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  1. #76
    coprolite fietsbob's Avatar
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    Quadrupeds they complain ever since standing up on their hind legs...

  2. #77
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    Quote Originally Posted by stevebiker View Post
    Most bikers I see are hunched over on those low-slung handlebars. Most of them say it's to reduce wind resistence. True, but I can't see riding bent over like that.

    First, your back is bound to give you grief after awhile. Not exactly good posture.

    Second, you have to lift your head up to see, which after awhile will probably result in a pain in the neck.

    I like to right upright. Sure there's some wind resistence, but at least I'm riding in a natural style and not like some cro-magnum looking for loose change on the ground.

    Comments?
    Hi, Captain Troll. Glad to contribute to the madness.

    You are 100% perfectly entitled to ride your bike however you please, upright, leaned forward, or belly on the saddle if that's what works for you. If someone else rides differently, they are 100% entitled to ride that way, too. What you find as "the way to ride" is:

    JUST.
    FOR.
    YOU.

    If you "can't see riding bent over like that", then DON'T.

    You "like to ride upright"; good for you. Good. For. YOU. I ride leaning forward on my MTB, handlebar about level with my saddle, and yeah -- wind resistance is an issue. If I'm riding into a strong wind, I'll lean further forward, and see a benefit. When no longer necessary, I extend my arms again. So you ride however you like, and don't say SH** when the rest of us blow by you like you're an 8-year-old. If that doesn't matter to you either, then why are you here with your crap? OH YEAH -- Captain Troll, how quickly I forget. I guess all the perineal pressure over the years has given me short-term memory loss, too.

  3. #78
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    Stevebiker, your description of riding "hunched over" is precisely why I went 'bent. OTOH, riding upright puts all your upper body weight on the seat which also leads to issues. For some of us, it doesn't work well either way. bk

  4. #79
    Senior Member Monster Pete's Avatar
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    I have two bikes. My main commuter has quite an upright riding position, but with a sprung saddle you don't really feel the bumps. My other bike has drop handlebars set at a reasonable height- the tops are just above the saddle. I use them for their original purpose of providing alternative riding postures rather than to gain 0.5mph of extra speed.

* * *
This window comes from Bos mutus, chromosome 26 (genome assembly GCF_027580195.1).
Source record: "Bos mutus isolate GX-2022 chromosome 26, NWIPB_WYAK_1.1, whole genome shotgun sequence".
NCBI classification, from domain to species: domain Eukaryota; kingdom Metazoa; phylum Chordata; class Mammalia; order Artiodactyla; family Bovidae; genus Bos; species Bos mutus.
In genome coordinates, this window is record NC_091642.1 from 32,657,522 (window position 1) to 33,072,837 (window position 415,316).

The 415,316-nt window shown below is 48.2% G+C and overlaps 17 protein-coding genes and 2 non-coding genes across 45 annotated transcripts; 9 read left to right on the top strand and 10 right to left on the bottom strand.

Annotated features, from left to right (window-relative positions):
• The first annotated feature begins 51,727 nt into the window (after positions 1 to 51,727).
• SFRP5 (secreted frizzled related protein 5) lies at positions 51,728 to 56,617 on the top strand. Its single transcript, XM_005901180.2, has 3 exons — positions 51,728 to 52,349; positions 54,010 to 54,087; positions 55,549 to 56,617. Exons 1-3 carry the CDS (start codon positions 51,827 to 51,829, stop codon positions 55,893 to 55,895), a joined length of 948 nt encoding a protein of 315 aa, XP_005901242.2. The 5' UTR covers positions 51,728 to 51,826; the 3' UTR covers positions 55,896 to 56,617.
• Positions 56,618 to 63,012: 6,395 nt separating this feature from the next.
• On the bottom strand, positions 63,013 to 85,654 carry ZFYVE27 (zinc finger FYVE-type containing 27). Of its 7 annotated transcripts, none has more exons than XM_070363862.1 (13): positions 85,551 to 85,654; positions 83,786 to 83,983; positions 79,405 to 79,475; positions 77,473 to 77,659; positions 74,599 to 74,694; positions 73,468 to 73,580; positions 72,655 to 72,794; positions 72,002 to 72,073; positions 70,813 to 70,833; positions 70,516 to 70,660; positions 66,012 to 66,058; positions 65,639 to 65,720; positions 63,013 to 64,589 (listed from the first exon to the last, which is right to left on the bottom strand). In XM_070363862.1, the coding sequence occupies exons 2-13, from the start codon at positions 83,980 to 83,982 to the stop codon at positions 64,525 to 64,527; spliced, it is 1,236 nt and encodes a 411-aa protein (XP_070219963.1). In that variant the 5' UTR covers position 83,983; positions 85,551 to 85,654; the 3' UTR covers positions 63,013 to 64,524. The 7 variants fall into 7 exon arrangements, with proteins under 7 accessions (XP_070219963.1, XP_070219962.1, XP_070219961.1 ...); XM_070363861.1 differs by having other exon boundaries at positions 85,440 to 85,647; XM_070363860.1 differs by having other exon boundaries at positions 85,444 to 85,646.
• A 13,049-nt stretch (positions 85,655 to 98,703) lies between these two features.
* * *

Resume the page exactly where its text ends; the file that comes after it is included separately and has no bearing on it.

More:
If you're into racing, a head-first posture makes sense. Otherwise, a more upright position is far more sensible. If you really want to be more aerodynamic, get a lowracer recumbent.
    I've got a bike, you can ride if you like it's got a basket, a bell that rings and things to make it look good- Pink Floyd, 1967

  5. #80
    born again cyclist Steely Dan's Avatar
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    Quote Originally Posted by Monster Pete View Post
    If you're into racing, a head-first posture makes sense. Otherwise, a more upright position is far more sensible.
    even if you're not racing, a more aggressive posture is far more sensible if you have to battle absolutely atrocious and savage headwinds screaming off of a large body of water on a routine basis along a commute route.




    Quote Originally Posted by Monster Pete View Post
    If you really want to be more aerodynamic, get a lowracer recumbent.
    the part of my daily commute that isn't along chicago's windy-a$$ lakefront is through the crowded urban streets of the big city. i want to be on a regular diamond frame in those conditions both to see and be seen. a lowracer recumbent would be super-aero, but it's too low in city traffic for my tastes.
    The first rule: if you're riding a bike and not having fun, then you're doing it wrong.

  6. #81
    Senior Member rebel1916's Avatar
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    Quote Originally Posted by Monster Pete View Post
    . I use them for their original purpose of providing alternative riding postures rather than to gain 0.5mph of extra speed.
    I call malarkey on your made up, nonsense fact.

  7. #82
    Senior Member Homebrew01's Avatar
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    Quote Originally Posted by Monster Pete View Post
    I have two bikes. My main commuter has quite an upright riding position, but with a sprung saddle you don't really feel the bumps. My other bike has drop handlebars set at a reasonable height- the tops are just above the saddle. I use them for their original purpose of providing alternative riding postures rather than to gain 0.5mph of extra speed.

    If you're into racing, a head-first posture makes sense. Otherwise, a more upright position is far more sensible. If you really want to be more aerodynamic, get a lowracer recumbent.
    Maybe for you, but many feel differently.
    Bikes: Old steel race bikes, old Cannondale race bikes, less old Cannondale race bike, crappy old mtn bike

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